An interview with Yago Mancebo, Investment Manager, Masdar

When the Request For Qualifications

[RFQ] for Noor II and III came out we started talking to companies we knew well through our experience with Torresol and Shams. However, this was the first bidding process in which we had participated on the bidding side here at Masdar. At Shams 1[100MW project in Abu Dhabi] and on other projects we were on the procurement side of the projects, so we had to learn about this process as an organization.

Our partner for Torresol [Spanish company operating the Gemasolar plant] is SENER, but SENER was already working with ACWA for the first Ouarzazate project [now called Noor I] and wanted to continue their work, so we ruled them out. ACWA have their own strategy for Morocco – they have been there since the first process and had already established their own consortium and strategy.

Abengoa [partners with Masdar and Total on the Shams 1 project] have their own strategy and usually are the developer, EPC contractor and owner. In this sense, Shams is a different story because it was a Request For Proposals [RFP]. We tendered the EPC and then (like any other IPP in Abu Dhabi and the region) you are the majority shareholder as a local company or local entity, with the foreign shareholders as bidders. The experience with Shams was fine, Abengoa and Total are good partners, but I don’t think we were quite aligned in terms of objectives and strategy with Abengoa in the case of the Moroccan bidding process.

So in the process of getting the consortium together, one of the missing parts was experience of the bidding process. We have a wealth of experience in CSP but as explained, we are new to the bidding process and for that reason we made the decision to join forces with GDF Suez, who is the biggest Independent Power Producer [IPP] in the world. This made for the perfect partnership, GDF with their experience in bidding and Masdar, with its experience in CSP We provide the CSP side of the business, they provide the IPP and bidding process of the business, and I think it is working well.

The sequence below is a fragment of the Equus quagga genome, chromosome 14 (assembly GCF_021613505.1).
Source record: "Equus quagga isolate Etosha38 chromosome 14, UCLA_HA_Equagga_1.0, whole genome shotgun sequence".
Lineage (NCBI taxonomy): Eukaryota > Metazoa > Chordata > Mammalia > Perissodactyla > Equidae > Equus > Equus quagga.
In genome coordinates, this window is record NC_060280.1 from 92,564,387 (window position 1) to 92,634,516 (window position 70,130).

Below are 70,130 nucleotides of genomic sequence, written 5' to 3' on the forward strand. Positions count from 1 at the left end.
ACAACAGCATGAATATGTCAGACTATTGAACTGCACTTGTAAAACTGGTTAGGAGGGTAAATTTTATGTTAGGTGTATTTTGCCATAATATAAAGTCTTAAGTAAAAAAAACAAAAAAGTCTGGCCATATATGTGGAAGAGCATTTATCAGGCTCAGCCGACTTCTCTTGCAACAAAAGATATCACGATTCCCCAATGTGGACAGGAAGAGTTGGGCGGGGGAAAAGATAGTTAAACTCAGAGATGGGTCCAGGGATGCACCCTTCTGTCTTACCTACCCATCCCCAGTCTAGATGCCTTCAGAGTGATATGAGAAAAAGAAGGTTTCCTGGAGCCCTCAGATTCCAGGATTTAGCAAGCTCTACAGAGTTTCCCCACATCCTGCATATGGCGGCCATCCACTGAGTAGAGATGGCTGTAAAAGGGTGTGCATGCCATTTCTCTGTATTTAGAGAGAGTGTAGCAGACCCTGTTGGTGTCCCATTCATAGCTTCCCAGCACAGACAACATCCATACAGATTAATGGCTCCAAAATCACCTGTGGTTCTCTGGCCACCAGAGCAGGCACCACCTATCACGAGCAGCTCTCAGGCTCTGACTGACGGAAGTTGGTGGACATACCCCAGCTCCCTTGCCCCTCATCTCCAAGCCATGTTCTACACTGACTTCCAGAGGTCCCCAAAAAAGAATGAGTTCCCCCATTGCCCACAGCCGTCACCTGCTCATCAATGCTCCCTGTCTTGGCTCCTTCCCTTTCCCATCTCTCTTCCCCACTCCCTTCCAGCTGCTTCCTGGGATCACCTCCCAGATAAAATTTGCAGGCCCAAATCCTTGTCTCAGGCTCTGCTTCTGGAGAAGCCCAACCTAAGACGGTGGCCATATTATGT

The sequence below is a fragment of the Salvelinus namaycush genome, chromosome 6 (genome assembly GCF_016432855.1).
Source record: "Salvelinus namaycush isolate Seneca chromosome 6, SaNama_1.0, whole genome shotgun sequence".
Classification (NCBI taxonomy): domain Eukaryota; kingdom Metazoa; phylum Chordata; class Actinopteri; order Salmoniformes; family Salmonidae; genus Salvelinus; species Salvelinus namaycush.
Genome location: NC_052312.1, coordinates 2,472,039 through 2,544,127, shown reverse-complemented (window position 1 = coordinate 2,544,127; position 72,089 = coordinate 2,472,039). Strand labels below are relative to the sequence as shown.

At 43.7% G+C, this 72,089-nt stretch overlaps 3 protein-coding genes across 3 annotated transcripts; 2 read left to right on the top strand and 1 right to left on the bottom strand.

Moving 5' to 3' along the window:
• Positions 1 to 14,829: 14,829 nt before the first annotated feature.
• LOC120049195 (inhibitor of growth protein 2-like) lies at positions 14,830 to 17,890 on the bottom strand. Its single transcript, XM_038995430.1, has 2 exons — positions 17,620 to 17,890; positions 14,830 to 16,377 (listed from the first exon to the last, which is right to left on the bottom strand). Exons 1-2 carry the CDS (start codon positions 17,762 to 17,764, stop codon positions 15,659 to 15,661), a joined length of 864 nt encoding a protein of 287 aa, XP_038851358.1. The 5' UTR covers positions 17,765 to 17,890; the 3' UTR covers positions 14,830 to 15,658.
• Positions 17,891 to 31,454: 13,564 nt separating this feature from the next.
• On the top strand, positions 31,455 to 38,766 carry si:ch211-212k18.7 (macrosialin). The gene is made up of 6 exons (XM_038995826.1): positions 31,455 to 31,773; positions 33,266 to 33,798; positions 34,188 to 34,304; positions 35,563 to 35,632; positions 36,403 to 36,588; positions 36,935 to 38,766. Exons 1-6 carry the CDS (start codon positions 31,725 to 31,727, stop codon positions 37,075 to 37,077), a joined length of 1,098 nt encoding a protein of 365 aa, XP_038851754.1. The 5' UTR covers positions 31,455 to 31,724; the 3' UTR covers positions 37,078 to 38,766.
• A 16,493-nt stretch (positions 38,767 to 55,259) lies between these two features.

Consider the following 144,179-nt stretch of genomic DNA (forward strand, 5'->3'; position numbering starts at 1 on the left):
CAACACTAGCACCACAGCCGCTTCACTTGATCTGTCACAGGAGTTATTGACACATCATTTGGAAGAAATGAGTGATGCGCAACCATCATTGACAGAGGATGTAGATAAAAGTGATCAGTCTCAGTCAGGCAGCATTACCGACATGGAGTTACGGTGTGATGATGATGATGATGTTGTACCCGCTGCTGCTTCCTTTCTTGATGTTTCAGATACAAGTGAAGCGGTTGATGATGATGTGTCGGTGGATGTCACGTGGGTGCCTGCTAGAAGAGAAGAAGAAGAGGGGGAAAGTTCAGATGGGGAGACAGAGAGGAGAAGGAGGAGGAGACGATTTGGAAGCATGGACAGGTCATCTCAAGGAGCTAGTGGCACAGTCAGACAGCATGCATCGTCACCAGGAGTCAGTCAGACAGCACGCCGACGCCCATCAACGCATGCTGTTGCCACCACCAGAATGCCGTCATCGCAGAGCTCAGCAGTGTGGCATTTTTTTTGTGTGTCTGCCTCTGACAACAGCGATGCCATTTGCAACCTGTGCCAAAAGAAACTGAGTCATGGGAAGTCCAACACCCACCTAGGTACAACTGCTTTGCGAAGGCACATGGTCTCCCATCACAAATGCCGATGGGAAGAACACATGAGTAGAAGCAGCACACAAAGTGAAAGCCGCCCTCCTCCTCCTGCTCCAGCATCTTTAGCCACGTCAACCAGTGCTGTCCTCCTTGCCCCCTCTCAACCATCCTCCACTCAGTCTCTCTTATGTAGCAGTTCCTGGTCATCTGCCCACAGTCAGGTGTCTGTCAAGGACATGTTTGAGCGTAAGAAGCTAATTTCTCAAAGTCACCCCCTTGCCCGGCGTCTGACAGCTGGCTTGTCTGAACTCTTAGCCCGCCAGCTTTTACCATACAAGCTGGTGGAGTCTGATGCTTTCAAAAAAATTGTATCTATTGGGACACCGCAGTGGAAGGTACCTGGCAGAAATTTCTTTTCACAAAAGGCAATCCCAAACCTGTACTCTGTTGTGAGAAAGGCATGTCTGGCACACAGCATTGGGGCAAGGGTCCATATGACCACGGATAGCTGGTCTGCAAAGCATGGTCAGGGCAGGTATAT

Another reason for joining forces with GDF Suez was that these are big projects, which therefore require big companies behind them. They have experience in operating big plants, and although it is not in CSP plants, in the end, the power block is the same so that is a good thing for us.

Both parties are aligned in terms of long term objectives for the project. Both organizations share a long-term view renewable energy investment opportunities, and again that supports the strength of this partnership. In our experience, when corporate values and business objectives are shared between partners it reduces the risk of complications further down the line.

In principle, the consortium’s decision-making process is like a joint venture – 50/50. There is no decision that is made by either partner without consulting the other. At Masdar we are leading the solar and EPC parts of the organization, because we have more experience in CSP. Despite having a smaller team than GDF Suez, our solar and EPC knowledge based on our Torresol and Shams experience adds tremendous value. In return, GDF Suez support us with their vast experience in Power EPC contracts.

With Noor III confirmed to use tower technology, we had discussions with GDF Suez about the choice of EPC contractor for the process. ACS Cobra is one of the most experienced contractors in CSP and fits our requirements of resources and capabilities – both technical and financial. We worked with them on the three Torresol plants and we are very happy with the performance.

We knew that ACS Cobra was working with SolarReserve on Crescent Dunes in the US. Given that Sener and SolarReserve are the only two companies that have the molten salts tower technology that we know works, and the good relationship we have with ACS Cobra, we decided to replicate the relationship they had in the US. So we chose to work with SolarReserve.

In terms of the relationship for Noor III, SolarReserve have a minority stake and are in the EPC contract. We will consult with them on anything that affects them as a minority shareholder, but that’s mainly related to shareholder issues in the company, not the bidding process. They help us because they know their technology better than anyone and they can optimize the tower. This is a really strong feature of our consortium.